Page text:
Overall website traffic measures the total number of visitors who have visited a website over a certain period of time. Total website traffic is a strong indicator of content performance – and helps marketers measure how content campaigns or the website content is resonating with consumers. Google analytics is again the preferred tool for marketers to measure website traffic. Marketers can customize their dashboard to breakdown total traffic into traffic coming to focus pages and accordingly prioritize optimization or enhancements.
5. Testimonials and Reviews
Customer testimonials and reviews are crucial for marketers today. Particularly in the current context as consumers increasingly choose online and digital channels to make purchases. Testimonials and reviews provide credibility to your product or service, improve customer trust, and even instill new purchase desires. Let’s quickly understand how testimonials and reviews can be measured respectively:
- Testimonials: Measuring testimonials can be a little tricky as you have to be mindful of the fact that most marketing suites don’t provide dedicated testimonial measurement capabilities. Instead, you can combine metrics such as views, profile clicks or leads generated to calculate the effectiveness of Testimonials. You can also conduct A/B testing to gauge how and which testimonials resonate with visitors and the types of behaviors they promote.
- Reviews: In this context, reviews are very similar to the ones you post on Amazon – they tell other visitors how your experience with the product or service was. In an era where consumers rely on community recommendations to inform their purchase decisions, reviews are one of the most important influencers of purchase. Ideally, customers will rate your product/service on a 5 point scale or a 10-point scale which may be followed by a descriptive review. Measuring reviews is pretty straightforward – if you aggregate review rating improves, it means customers are happy and satisfied. On the other hand, a drop in the aggregate reviews suggest that you must work on refining your product/service.
6. Customer Acquisition Cost (CAC)
Customer acquisition cost (cost) is defined as the cost a business incurs to acquire a new customer. This cost is comprised of multiple factors including the sales and marketing costs incurred by the business. CAC is a crucial metric for marketers because it allows them to calculate which customer segments are the most profitable and efficient. It also determines the financial stability or future of the organization.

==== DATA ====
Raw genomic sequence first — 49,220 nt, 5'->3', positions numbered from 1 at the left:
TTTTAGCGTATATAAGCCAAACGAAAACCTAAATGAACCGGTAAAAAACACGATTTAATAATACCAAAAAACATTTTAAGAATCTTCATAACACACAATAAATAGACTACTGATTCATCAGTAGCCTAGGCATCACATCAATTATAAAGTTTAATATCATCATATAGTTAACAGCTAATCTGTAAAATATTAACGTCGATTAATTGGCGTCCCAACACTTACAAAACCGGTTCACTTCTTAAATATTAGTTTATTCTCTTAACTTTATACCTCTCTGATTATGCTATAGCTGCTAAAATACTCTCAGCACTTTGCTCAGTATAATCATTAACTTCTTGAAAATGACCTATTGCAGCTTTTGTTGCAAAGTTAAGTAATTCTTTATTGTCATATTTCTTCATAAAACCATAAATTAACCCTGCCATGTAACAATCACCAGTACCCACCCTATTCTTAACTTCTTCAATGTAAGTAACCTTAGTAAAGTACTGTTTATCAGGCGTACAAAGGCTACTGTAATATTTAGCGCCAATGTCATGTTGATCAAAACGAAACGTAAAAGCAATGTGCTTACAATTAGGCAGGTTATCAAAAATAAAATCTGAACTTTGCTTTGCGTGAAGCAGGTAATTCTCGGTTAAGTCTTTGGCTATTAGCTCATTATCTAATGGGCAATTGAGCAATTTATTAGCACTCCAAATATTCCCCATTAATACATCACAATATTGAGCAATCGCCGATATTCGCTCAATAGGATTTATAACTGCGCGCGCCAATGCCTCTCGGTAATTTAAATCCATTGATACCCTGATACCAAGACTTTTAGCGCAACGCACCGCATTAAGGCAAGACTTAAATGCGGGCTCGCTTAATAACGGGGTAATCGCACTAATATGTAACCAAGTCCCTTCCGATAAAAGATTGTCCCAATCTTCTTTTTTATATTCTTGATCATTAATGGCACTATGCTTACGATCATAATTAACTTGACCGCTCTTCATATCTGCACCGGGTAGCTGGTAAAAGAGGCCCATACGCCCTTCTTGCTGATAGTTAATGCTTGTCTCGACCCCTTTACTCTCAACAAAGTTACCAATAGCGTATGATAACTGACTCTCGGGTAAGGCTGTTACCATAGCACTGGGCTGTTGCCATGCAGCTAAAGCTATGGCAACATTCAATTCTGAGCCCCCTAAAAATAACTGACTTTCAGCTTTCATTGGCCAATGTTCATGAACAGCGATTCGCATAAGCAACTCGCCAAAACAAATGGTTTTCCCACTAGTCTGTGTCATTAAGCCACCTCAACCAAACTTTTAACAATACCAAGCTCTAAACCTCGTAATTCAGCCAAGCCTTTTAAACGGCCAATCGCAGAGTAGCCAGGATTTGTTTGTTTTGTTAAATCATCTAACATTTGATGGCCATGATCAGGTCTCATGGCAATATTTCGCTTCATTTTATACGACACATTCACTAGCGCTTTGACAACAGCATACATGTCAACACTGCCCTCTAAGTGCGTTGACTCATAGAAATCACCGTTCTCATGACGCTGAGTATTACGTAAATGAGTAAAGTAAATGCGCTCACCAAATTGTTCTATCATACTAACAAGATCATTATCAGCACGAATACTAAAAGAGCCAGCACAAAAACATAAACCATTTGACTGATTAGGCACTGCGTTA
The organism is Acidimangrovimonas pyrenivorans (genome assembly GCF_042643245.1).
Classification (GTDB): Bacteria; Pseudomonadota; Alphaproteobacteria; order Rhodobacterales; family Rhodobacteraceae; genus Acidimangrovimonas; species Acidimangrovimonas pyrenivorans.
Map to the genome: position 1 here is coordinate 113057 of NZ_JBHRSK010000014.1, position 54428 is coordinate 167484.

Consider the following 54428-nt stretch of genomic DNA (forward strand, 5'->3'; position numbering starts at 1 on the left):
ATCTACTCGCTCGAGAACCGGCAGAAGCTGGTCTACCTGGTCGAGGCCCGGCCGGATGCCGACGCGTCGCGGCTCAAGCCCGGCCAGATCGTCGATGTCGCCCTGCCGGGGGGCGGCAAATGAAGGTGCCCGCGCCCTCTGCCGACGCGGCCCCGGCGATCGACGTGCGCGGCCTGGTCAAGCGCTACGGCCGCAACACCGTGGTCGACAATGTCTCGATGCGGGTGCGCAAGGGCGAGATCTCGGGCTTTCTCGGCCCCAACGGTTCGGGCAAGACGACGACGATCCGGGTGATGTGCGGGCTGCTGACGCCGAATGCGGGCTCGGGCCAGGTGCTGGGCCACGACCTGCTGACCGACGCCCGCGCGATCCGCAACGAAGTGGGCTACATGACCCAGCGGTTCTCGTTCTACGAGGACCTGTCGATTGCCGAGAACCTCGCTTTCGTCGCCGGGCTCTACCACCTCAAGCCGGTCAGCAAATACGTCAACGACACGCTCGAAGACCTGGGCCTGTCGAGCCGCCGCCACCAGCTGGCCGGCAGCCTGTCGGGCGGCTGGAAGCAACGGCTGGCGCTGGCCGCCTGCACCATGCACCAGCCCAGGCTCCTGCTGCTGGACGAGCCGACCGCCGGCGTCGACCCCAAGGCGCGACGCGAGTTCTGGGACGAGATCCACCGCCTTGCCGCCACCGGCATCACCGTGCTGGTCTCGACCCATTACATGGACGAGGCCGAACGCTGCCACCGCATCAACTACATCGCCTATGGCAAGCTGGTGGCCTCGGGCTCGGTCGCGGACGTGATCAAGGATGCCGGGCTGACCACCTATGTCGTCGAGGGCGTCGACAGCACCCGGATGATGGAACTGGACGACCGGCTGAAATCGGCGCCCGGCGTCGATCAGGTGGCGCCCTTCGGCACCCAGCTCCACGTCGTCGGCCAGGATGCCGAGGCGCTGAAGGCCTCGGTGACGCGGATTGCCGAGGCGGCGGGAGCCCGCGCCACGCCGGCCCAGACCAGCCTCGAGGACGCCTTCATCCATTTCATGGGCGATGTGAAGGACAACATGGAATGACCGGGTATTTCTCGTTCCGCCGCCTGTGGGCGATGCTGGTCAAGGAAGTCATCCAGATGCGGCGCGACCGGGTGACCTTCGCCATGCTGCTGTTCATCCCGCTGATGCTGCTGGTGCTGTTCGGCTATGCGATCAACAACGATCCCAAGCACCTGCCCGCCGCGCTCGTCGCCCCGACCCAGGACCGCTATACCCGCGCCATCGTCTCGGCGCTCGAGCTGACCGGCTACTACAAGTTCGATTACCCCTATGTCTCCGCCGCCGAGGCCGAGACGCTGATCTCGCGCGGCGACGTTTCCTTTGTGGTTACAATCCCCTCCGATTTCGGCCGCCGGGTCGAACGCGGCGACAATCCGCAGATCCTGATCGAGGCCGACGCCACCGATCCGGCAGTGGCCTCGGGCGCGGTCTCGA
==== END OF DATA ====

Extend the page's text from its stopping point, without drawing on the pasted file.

CAC has become particularly popular in VC circles where investors examine a potential business’ CAC to determine investment worthiness. When tied together with the lifetime value of a customer (LTV), CAC provides marketers an accurate understanding of the total return on investment (ROI).
Most organizations use the following formula to calculate CAC: Sales + Marketing Costs / No. of New Customers.
7. Customer Lifetime Value
Customer lifetime value helps marketers calculate the total revenue their organization can expect from a single customer account. The metric measures a customer’s value against their lifespan in context of the business. For instance, if the customer buys a $40 data plan every month, their lifetime value to the company will be calculated over the tenure of their entire relationship.
Customer Lifetime Value can be calculated using the following formula:
Average Revenue Per Customer Account * (1/Churn Rate) * (Gross Margin %).
8. Cost Per Lead
Cost per lead measures the cost-effectiveness of a marketing campaign, i.e., how much it costs to generate a new qualified lead. The cost per lead metric is a vital metric for marketers looking to rationalize their marketing spend and monitor individual campaigns.
9. Subscriber Growth Rate
This metric enables marketers to measure the percentage growth of their account base over a specific period of time. Subscriber growth rate has emerged over the past few years as marketers increased their investment in content creation across blogs, websites, and YouTube. Subscriber growth rate is again a reliable content performance indicator.
10. Customer Retention Rate
Customer retention rate measures the number of customers a company has retained over time. It is the opposing metric for churn rate that calculates how many customers chose a competitor over the business. Retention rate is again a critical metric for marketers in the software and services industry as it directly impacts revenue and profitability.
Marketing metrics are similar to the pole star for sailors – they tell marketers where they are and where are they headed in the future. As consumer behavior shifts in wake of the COVID-19 pandemic, marketing metrics have become even more important for businesses to validate their ideas, strategies and processes.